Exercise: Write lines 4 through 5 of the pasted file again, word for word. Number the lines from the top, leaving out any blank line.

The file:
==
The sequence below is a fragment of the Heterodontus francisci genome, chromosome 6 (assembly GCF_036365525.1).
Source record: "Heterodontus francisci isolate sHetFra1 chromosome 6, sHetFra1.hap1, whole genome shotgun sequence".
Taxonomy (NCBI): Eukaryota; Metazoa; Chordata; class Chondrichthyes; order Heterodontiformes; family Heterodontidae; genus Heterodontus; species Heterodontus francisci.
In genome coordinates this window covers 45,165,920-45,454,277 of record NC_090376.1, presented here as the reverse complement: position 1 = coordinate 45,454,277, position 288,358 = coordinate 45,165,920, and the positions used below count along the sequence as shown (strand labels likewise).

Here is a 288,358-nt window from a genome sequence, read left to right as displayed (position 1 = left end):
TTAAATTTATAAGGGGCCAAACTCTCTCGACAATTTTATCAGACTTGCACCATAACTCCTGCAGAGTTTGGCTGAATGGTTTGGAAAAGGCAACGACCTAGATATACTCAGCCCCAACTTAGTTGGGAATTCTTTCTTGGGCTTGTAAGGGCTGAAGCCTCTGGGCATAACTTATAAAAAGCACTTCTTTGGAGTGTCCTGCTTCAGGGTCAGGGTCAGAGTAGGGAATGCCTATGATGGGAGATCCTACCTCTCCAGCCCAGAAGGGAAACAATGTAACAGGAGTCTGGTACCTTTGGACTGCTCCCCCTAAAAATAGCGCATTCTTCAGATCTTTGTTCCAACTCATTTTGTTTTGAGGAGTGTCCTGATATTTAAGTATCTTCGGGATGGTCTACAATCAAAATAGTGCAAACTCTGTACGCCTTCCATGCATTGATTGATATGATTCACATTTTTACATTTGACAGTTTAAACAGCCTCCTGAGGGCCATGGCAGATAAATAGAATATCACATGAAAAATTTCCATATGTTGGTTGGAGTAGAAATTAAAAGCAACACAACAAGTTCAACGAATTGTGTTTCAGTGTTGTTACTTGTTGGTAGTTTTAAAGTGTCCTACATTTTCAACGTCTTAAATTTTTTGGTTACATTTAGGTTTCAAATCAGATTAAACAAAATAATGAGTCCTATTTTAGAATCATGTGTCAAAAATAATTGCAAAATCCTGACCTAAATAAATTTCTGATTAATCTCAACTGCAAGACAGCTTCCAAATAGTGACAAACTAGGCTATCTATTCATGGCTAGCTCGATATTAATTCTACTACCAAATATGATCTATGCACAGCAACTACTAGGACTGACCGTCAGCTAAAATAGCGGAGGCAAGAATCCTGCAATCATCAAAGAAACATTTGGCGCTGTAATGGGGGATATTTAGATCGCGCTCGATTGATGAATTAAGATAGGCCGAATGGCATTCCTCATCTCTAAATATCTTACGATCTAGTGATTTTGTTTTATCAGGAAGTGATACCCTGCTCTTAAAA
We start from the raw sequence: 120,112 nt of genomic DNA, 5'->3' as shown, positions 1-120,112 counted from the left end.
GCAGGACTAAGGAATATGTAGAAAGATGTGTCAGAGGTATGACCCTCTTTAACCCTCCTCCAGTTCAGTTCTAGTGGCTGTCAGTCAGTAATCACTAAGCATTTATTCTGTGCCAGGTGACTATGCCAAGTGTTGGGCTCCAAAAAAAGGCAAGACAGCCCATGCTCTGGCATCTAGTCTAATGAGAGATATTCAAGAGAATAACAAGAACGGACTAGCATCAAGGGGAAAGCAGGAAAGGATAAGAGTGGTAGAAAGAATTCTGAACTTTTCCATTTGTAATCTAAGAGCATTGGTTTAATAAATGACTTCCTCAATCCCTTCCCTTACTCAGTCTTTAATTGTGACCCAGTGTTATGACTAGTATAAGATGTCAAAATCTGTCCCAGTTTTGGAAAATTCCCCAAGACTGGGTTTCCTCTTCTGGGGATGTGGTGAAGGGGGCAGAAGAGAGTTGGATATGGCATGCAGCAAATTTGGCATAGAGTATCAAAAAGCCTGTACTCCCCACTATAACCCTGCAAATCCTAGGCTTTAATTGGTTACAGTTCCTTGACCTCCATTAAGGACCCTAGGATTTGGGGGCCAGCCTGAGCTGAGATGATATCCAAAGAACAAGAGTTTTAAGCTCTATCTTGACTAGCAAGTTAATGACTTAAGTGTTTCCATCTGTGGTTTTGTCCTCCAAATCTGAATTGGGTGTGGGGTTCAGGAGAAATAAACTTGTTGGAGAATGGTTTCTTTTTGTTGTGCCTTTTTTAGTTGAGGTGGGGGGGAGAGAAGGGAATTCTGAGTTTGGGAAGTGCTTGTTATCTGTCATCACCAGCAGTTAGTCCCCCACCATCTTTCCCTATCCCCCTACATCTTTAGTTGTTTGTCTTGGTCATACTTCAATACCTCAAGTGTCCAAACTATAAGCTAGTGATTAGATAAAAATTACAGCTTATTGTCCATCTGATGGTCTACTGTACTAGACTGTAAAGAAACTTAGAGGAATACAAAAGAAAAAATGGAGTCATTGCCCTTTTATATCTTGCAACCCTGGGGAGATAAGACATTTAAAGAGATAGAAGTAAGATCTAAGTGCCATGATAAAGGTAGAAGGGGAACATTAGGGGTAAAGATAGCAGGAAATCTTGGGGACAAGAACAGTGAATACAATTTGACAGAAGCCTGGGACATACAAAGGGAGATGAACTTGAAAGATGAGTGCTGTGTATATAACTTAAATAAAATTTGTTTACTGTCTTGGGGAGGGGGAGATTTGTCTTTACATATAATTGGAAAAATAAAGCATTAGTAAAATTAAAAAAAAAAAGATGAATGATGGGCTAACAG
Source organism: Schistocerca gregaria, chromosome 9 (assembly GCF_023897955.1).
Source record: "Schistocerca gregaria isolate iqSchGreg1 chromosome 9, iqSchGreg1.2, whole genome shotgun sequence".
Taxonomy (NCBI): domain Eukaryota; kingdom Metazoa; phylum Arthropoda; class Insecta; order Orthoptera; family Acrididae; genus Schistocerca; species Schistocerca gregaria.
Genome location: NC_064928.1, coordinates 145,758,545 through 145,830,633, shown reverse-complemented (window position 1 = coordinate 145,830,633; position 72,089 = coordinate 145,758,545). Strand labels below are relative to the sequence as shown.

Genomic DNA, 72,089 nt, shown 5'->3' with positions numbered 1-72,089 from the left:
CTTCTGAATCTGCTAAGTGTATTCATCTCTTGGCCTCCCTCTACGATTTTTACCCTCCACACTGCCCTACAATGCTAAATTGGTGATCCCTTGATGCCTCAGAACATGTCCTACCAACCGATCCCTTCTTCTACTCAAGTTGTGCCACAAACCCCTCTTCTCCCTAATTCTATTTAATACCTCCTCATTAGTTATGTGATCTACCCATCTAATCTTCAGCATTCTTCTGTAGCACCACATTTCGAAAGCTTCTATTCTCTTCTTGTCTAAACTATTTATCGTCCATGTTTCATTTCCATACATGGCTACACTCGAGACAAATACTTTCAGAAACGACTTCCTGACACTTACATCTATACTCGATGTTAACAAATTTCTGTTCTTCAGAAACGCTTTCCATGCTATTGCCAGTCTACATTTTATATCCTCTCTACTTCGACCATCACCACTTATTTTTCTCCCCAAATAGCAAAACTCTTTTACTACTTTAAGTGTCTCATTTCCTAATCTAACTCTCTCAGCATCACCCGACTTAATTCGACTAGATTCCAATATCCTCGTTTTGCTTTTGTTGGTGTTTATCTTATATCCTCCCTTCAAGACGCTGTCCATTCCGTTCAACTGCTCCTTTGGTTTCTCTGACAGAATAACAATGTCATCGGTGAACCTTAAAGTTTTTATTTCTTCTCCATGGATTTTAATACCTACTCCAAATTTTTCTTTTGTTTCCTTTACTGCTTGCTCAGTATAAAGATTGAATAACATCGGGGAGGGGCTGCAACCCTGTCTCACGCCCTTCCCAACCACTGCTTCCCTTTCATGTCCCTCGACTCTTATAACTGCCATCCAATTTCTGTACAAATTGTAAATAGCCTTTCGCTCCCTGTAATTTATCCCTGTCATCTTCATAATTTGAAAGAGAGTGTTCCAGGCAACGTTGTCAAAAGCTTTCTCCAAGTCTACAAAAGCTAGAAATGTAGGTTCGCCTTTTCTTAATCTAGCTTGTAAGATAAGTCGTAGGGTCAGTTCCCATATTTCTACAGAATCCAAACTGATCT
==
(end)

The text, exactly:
In genome coordinates this window covers 45,165,920-45,454,277 of record NC_090376.1, presented here as the reverse complement: position 1 = coordinate 45,454,277, position 288,358 = coordinate 45,165,920, and the positions used below count along the sequence as shown (strand labels likewise).

Here is a 288,358-nt window from a genome sequence, read left to right as displayed (position 1 = left end):